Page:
Craniosynostosis

An Introduction

Head shape differences are typically recognized at birth or shortly thereafter. There are three main causes of an abnormal head shape in infants. The most common are those children who have positional changes due to external pressure on the head. This is called deformational or positional plagiocephaly. Craniosynostosis is another cause, which is due to fusion of the internal fibrous joints (cranial sutures) between the skull bones. A more rare cause involves infants born with craniofacial syndromes, such as Apert, Antley-Bixler, Crouzon, Seathre-Chotzen, Carpenter, Pfeiffer, Munke, and craniofrontonasal dysplagia. No matter the diagnosis, Dr. Snider brings her specialized craniofacial training and expertise in treating complex syndromes to treat your child with any head shape concern.

Deformational Plagiocephaly

Deformational, or positional, plagiocephaly and brachicephaly develop when a baby has a large flat spot on one or both sides of the back of the head. It is thought to be first caused by the positioning of the baby in the womb, but may not be fully perceptible at birth. After birth, the flattened area may initially worsen due to the baby’s sleeping position or because of tight neck muscles (torticolis) that result in preferential head-turning. Positional plagiocephaly can mimic craniosynostosis; however, there is no abnormal fusion of the skull bones and it does not require surgical intervention for correction. Positional plagiocephaly typically improves within the first year of life as the baby grows and develops rapidly. Dr. Snider will provide you with the most up-to-date information and treatment plan based on your child’s needs.

Helmet Theraphy

Since the start of the Back to Sleep campaign in 1992, which recommends placing babies on their backs when sleeping to reduce the risk of sudden infant death syndrome, there has been a dramatic increase in the number of children affected by positional plagiocephaly. Cranial orthosis, or helmet therapy, has therefore become increasingly popular. The idea being that the helmet prevents further external pressure, and the rapidly growing brain corrects the flat spot from internally. Helmet therapy typically begins before 6 months of age and last for 6 months. Dr. Snider will work with you and your family to create an individualized plan for the treatment of your child’s head shape changes.

Craniosynostosis

Craniosynostosis is a condition in which the skull bones fuse at one or more cranial suture lines. This is thought to occur due to the positioning of the baby in the womb, which leads to increased compression of the baby’s head. When craniosynostosis occurs, it results in an asymmetric head shape that is distinctly characteristic for each specific suture that fuses. This fusion of the skull bones can have an impact on your child’s future head growth and development and often requires surgical intervention to place the bones in the proper position. Dr. Snider believes in the upmost safety of your child from day one, and therefore, she limits the use of x-rays or radiation-induced CT scans. If your child has craniosynostosis, Dr. Snider will create an individualized plan to limit the number of diagnostic tests and procedures, while maximizing your child’s safety, growth, development, and long-term result.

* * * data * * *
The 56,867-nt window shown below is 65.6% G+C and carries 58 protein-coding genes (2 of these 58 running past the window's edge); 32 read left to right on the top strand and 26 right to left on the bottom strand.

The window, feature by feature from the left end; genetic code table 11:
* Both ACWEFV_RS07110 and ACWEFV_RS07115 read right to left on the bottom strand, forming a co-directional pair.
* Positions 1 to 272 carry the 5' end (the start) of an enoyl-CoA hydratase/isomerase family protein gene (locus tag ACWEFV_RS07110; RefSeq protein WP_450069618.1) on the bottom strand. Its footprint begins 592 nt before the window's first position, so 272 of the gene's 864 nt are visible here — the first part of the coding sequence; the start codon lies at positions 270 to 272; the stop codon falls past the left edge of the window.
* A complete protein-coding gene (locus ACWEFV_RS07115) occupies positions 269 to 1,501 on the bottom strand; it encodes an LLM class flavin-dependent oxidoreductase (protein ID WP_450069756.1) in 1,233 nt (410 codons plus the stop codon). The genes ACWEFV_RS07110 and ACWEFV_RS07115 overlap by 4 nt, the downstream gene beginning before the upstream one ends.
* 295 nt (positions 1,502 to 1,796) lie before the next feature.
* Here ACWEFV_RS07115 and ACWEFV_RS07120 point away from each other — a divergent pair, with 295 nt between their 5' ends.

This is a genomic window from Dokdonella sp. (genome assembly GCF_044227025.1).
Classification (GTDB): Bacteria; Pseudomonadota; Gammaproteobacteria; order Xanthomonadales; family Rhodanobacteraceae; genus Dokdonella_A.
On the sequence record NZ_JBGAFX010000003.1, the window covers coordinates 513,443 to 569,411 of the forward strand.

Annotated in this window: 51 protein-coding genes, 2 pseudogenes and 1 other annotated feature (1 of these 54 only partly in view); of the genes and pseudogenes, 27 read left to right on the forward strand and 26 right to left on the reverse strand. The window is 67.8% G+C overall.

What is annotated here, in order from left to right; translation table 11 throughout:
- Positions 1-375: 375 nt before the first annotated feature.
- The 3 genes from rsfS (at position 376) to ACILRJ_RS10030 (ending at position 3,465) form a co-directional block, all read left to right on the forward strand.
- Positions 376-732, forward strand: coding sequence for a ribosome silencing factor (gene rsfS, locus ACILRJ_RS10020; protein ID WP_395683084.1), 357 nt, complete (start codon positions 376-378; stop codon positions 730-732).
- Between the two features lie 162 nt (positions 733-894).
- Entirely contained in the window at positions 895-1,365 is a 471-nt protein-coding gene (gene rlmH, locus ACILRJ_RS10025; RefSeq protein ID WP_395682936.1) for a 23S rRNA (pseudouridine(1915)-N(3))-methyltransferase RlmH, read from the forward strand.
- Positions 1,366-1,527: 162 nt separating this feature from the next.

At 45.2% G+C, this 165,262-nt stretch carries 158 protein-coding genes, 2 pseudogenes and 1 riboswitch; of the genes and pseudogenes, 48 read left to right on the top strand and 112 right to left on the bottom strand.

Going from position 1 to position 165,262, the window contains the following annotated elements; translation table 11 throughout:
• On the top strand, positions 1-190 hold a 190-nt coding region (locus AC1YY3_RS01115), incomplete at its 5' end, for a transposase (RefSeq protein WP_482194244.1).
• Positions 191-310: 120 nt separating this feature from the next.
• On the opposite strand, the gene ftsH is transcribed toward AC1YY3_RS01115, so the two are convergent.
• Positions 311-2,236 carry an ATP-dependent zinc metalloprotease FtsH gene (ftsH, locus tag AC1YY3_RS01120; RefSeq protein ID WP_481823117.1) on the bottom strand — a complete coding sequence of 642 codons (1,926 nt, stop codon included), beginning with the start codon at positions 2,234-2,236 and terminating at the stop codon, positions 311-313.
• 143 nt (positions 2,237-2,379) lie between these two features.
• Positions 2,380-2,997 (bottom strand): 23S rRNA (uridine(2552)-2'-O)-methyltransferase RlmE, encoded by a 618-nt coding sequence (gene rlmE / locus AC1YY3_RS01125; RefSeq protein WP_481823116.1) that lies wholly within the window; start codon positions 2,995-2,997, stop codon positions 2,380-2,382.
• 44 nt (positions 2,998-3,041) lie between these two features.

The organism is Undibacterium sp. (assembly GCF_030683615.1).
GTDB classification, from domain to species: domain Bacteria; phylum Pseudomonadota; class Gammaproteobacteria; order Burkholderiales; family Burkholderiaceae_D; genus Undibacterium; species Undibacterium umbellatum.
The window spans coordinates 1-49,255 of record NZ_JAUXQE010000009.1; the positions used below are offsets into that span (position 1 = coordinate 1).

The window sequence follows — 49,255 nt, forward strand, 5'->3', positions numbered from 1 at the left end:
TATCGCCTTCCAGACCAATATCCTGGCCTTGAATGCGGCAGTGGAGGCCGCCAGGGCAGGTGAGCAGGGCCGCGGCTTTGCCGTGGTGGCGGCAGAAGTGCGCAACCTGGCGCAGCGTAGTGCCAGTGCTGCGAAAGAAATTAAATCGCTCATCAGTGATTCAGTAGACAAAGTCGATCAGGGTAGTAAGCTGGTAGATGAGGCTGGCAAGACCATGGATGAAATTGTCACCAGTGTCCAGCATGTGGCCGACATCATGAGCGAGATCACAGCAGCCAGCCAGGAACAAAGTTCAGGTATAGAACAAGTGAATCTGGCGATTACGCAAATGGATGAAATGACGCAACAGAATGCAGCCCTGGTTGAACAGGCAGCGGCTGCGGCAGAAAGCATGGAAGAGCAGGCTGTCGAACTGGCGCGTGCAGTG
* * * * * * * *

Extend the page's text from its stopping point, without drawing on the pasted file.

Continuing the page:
Syndromic Craniosynostosis

Syndromic craniosynostosis can be identified in children born with specific gene mutations that cause syndromes such as Apert, Antley-Bixler, Crouzon, Seathre-Chotzen, Carpenter, Pfeiffer, Munke, and craniofrontonasal dysplagia. These gene mutations, typically FGFR1, FGFR2, FGFR3, TWIST1, or EFNB1, cause problems with bone development in the skull and face, as well as the hands and feet. There are variances of gene expressivity, but typically, bicoronal craniosynostosis is present which causes the head to be taller than average and flat in the front. The face can have a scalloped appearance with prominent eyes. In some syndromes, the fingers and toes are fused (syndactyly). Treating these complex syndromes requires a thorough multidisciplinary approach often including a pediatric neurosurgeon, geneticist, and other specialties such as pediatric surgery and otolaryngology. Dr. Snider will help facilitate the ideal team for your child, and work closely with you and your family to create the best short and long-term plan to reform and restore your child’s appearance and functional abilities. Your child’s bone structure will require surgical intervention during a time of growth and development, and therefore, it is imperative to have a strategic plan regarding the type and timing of each procedure for the greatest safety, success and lasting result. Dr. Snider is devoted to providing a lasting positive contribution to you and to the life of your child.

“Children are remarkably resilient and courageous. I want to soften the burden for those children born with congenital medical conditions and give them as normal of a life as possible. Doing the right procedure at the right time can lessen the burden and provide better lasting results.”